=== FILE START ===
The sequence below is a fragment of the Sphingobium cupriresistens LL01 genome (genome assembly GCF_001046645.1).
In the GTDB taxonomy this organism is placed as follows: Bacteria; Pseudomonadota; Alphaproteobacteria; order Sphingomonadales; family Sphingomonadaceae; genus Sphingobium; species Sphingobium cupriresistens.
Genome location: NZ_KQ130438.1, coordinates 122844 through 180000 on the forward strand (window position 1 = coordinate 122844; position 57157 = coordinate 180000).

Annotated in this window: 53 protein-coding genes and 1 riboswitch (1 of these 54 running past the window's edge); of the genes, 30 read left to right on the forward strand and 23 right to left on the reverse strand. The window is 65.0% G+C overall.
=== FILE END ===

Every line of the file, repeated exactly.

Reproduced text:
The sequence below is a fragment of the Sphingobium cupriresistens LL01 genome (genome assembly GCF_001046645.1).
In the GTDB taxonomy this organism is placed as follows: Bacteria; Pseudomonadota; Alphaproteobacteria; order Sphingomonadales; family Sphingomonadaceae; genus Sphingobium; species Sphingobium cupriresistens.
Genome location: NZ_KQ130438.1, coordinates 122844 through 180000 on the forward strand (window position 1 = coordinate 122844; position 57157 = coordinate 180000).

Annotated in this window: 53 protein-coding genes and 1 riboswitch (1 of these 54 running past the window's edge); of the genes, 30 read left to right on the forward strand and 23 right to left on the reverse strand. The window is 65.0% G+C overall.